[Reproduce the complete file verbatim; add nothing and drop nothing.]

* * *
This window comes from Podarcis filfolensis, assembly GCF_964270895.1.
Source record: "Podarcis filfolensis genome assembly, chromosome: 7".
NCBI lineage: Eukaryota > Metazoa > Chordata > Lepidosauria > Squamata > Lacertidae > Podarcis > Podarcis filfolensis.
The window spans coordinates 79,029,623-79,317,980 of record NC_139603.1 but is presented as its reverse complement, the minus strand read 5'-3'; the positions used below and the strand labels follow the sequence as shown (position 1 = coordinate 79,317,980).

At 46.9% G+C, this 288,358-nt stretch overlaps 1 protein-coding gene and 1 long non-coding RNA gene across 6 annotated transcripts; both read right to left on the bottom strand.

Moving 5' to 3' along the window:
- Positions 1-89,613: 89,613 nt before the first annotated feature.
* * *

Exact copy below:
This window comes from Podarcis filfolensis, assembly GCF_964270895.1.
Source record: "Podarcis filfolensis genome assembly, chromosome: 7".
NCBI lineage: Eukaryota > Metazoa > Chordata > Lepidosauria > Squamata > Lacertidae > Podarcis > Podarcis filfolensis.
The window spans coordinates 79,029,623-79,317,980 of record NC_139603.1 but is presented as its reverse complement, the minus strand read 5'-3'; the positions used below and the strand labels follow the sequence as shown (position 1 = coordinate 79,317,980).

At 46.9% G+C, this 288,358-nt stretch overlaps 1 protein-coding gene and 1 long non-coding RNA gene across 6 annotated transcripts; both read right to left on the bottom strand.

Moving 5' to 3' along the window:
- Positions 1-89,613: 89,613 nt before the first annotated feature.